What Do Sea Turtles Have to Do with Hospitality?

Sea turtle nest #9 in front of the Cabana condominiums in Carolina Beach.

Anyone on the beach early Sunday morning today would have seen the turtle’s trek back to the sea after laying her eggs on the beach at Carolina Beach, North Carolina. I call them the Sea Turtle Girls from the Pleasure Island Sea Turtle Project. They come out early and carefully bury the eggs deep enough to be safe from human and natural predators.

Toward the end of the 60 days, the Sea Turtle Watch crew moves in with a pavilion, flashlights, and lots of refreshments. Men, women, children, working folks and retired folks, all volunteer to keep watch until the birth.  There are several sites like this one up and down the coast on Pleasure Island. This particular nest is a bit late this year.

A birth of a baby is always a big event and it’s no different for the sea turtles. At the end of 60 days, there will be a party like you can’t believe as the eggs hatch and the babies are carefully guided back to sea. Don’t you wish you could be there?

Volunteers are dedicated to the protection of all sea turtle species. Go to their website to read about this heartwarming and worthwhile work on Pleasure Island in North Carolina.

The mama turtle leaves a trail back to the sea after laying her eggs. Tracks also showed something was following her, like a fox.


6 thoughts on “What Do Sea Turtles Have to Do with Hospitality?

  1. That’s great Barbara! Thank you so much for sharing our work on your blog! It’s great to have folks share with others about how important our turtles are 🙂
    Nancy Busovne
    Pleasure Island Sea Turtle Project

  2. My son and I studied sea turtles a couple of years ago, and we were surprised to learn that the temperature of the sand determines whether the turtles hatch as boys or girls! Males tend to hatch from cooler sand, and females from warmer sand (that sounds about right to me – I’m always the one who prefers the warmer temperatures in our house!). I thought that was really interesting.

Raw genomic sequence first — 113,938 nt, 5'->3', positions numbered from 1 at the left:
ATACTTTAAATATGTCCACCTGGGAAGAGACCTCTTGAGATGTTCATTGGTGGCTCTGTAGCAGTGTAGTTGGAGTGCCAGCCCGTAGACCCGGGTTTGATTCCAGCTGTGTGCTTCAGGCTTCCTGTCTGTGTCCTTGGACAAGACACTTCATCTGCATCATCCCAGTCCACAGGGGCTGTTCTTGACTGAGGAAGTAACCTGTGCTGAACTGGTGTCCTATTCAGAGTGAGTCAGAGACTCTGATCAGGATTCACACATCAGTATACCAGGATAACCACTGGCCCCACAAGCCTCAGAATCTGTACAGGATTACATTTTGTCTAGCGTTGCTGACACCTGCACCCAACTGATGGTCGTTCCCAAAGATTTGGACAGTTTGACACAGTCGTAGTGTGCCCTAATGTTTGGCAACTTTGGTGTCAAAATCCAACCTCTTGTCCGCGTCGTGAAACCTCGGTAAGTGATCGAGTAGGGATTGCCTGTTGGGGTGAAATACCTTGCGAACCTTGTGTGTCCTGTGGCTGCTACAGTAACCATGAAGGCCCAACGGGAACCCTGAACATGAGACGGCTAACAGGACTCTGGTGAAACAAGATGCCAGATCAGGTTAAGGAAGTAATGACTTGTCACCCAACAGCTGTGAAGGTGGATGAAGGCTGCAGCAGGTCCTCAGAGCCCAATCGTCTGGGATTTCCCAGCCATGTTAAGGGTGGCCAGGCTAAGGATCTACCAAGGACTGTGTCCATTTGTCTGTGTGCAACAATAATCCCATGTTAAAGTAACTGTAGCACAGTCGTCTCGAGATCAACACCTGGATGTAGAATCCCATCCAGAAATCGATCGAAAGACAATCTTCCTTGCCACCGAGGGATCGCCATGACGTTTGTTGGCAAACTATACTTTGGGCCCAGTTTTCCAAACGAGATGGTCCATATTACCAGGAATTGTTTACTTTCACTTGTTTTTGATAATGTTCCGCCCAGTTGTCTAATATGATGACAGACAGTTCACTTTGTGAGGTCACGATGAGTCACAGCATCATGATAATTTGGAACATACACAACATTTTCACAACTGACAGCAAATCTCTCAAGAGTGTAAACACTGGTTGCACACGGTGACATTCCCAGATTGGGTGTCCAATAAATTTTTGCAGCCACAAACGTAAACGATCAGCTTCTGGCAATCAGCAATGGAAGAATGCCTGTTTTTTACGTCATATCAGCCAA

I hope Turtle Nest #9 survived the storm, and that the eggs/hatchlings survive any predators.

  3. The Pleasure Island Sea Turtle Project just reported tonight that 107 turtles are on their journey tonight…Beautiful boil just before dark from Carolina Beach Nest 5! Congrats to the Island Women! This was an amazing hatch 🙂

  4. From the balcony, Patrick and I kept vigil over Nest #9 during Irene. Halfway through the surge, the berm had been leveled. By the morning, the stakes were gone and so was the netting. It did not appear that surf had disturbed the nest — about 10-12 inches below the surface. I would guess that the nest is intact in an unmarked den. This litter will hatch and head for the ocean without a welcoming committee unless one of the Project volunteers finds them. Congratulations to the Turtle Project for their great dedication. I have no doubt that the Loggerhead will come off the endangered list before long. Bill Kelley

    • Hi Bill-Nest 9 is safe & sound at its new location. It was moved just after the storm after we noticed that most of the sand had washed off the nest…the eggs were just an inch from the surface.

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